Admission to the event is free. Admission to the NCPC is $2 for adults, $1 for students 9th through 12th grade, and children 8th grade and under are admitted free.

The NCPC is located at 233 East Avenue in Seagrove, NC.

Crystalline is a tricky glaze technique to master, but can produce a wonderful array of eye-catching results in nearly every color of the rainbow. Crystals are formed on the pots by adding certain chemicals, like zinc or molybdenum to the glaze. The pots are then fired to a high temperature. Once the peak temperature is reached, the kiln is then lowered to a soak temperature and held there for a number of hours. Crystals form during this soak time. Potters have very little to no control over the number of crystals on a pot or where those crystals form, which makes each crystalline pot one-of-a-kind.

Whether you’re a long-time pottery collector or someone who’s just discovered the wealth of talent in the Seagrove area, “Crystalline Potters of Seagrove” is sure to be an event worthy of attendance.

For more information, contact Rhonda at 336/873-7412 or e-mail to (professional_page@rtmc.net).

North Carolina Pottery Center in Seagrove, NC, Receives Grant from NC Arts council

Sunday, August 7th, 2011

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The North Carolina Pottery Center in Randolph County has been awarded $20,412 from the North Carolina Arts Council for State Arts Resources, and $8,000 for the Traditional Arts Program in the Schools held each year in the Center’s educational building for fifth grade students from the Seagrove Elementary School in Seagrove, NC.

Board president, Linda Carnes-McNaughton said “State funds allow Randolph County to provide quality arts programming for students and adults, while also sustaining our local economy.”

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Last year, the North Carolina Pottery Center provided programming for more than 11,000 visitors, including students. Highlights of our programming is the Traditional Arts Program In Schools held each year at the Center’s education building in partnership with the Seagrove Elementary School. The two ten-week workshops are conducted by local fifth-generation potter Sid Luck. Educational programs are also provided by the Center at the Catawba Valley Pottery Festival held in Hickory, NC, each March by well-known pottery historian, Dr. Charles “Terry” Zug of Chapel Hill, NC, and at the local Seagrove Celebration of Seagrove Potters held each November which provides exhibits and educational information to pottery attendees.

“The support of our grants program by the General assembly during these economically challenging times demonstrates the role the arts play in our economy and our quality of life,” said Mary B. Regan, executive director of the NC Arts Council. “Nonprofit arts organizations employ workers, stimulate commerce, generate tax revenues and help communities retain their vibrancy.”

More than 8.7 million people participated in NC Arts Council-funded projects last year in schools, senior centers, museums, concert halls and community centers. Nearly 2.9 million of these were children and youth.

The NC Arts Council awards grant money each year to provide diverse arts experiences for citizens to all 100 counties of NC. In fiscal year 2011-2012, the Arts Council is expected to distribute $6.4 million in state and federal grant funds to arts organizations, schools and other nonprofit organizations that sponsor arts programs.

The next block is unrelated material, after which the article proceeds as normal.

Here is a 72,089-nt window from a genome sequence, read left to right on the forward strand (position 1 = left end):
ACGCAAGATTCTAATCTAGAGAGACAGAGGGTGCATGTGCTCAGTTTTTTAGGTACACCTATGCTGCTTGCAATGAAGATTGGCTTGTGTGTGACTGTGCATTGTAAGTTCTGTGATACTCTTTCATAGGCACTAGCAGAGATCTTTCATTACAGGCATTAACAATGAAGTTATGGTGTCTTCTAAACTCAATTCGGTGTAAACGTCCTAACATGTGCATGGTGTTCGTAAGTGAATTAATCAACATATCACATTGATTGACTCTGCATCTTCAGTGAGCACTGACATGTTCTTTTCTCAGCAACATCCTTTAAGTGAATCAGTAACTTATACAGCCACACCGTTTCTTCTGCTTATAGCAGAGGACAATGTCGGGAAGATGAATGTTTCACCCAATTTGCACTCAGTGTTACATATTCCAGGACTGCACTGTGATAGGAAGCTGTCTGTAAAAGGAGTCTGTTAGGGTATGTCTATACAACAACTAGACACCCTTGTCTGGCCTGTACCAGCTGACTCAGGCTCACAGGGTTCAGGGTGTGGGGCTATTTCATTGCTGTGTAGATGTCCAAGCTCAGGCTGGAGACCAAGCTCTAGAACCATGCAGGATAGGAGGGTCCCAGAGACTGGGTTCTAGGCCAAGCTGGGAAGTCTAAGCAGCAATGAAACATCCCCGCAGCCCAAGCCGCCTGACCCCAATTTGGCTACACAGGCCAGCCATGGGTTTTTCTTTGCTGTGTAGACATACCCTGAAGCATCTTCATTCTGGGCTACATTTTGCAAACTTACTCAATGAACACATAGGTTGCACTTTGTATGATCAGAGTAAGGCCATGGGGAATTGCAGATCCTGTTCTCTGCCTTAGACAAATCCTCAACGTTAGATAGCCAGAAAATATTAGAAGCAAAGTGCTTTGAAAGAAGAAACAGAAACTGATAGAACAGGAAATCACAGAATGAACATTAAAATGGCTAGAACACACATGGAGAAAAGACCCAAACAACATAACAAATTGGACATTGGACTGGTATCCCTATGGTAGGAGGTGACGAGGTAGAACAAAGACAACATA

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The NC Arts Council is a division of the NC Department of Cultural Resources, the state agency with the mission to enrich lives and communities and the vision to harness the state’s cultural resources to build North Carolina’s social, cultural and economic future. Information on Cultural Resources is available at (www.ncculture.com).

The North Carolina Pottery Center offers educational opportunities to statewide schools and individuals, changing historical and contemporary exhibitions, demonstrations, and information about statewide potters. The NCPC is a private nonprofit entity, funded primarily through memberships, grants, admissions, and appropriations.

The Center is open, Tuesdays – Saturdays 10am to 4pm, admission (excluding free special events): $2 – adults, $1 – students 9th through 12th grades, free – children through 8th grade, and free – NCPC members.  Handicap accessible. Groups and tours welcomed.

For further information and details call 336/873-8430, e-mail to (info@ncpotterycenter.org) or visit (www.ncpotterycenter.org).

NC Pottery Center in Seagrove, NC, Educates Area Teachers About NC Pottery History

Wednesday, July 27th, 2011

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For three days in late June, 2011, a group of 25 local teachers took a break from their summer vacation to participate in a special workshop hosted by the North Carolina Pottery Center in Seagrove, North Carolina, and funded by an educational grant from the National Endowment for the Arts, and the Goodnight Educational Fund. The purpose of this special workshop was to introduce these teachers to the history of pottery making in North Carolina, from the earliest American Indian potters to contemporary potters of today, highlighting old traditions and new traditions. The teachers were selected by random, five from each of the surrounding counties of Chatham, Lee, Moore, Montgomery and Randolph. Each teacher received a packet of publications, posters, and educational materials to share with their students next fall.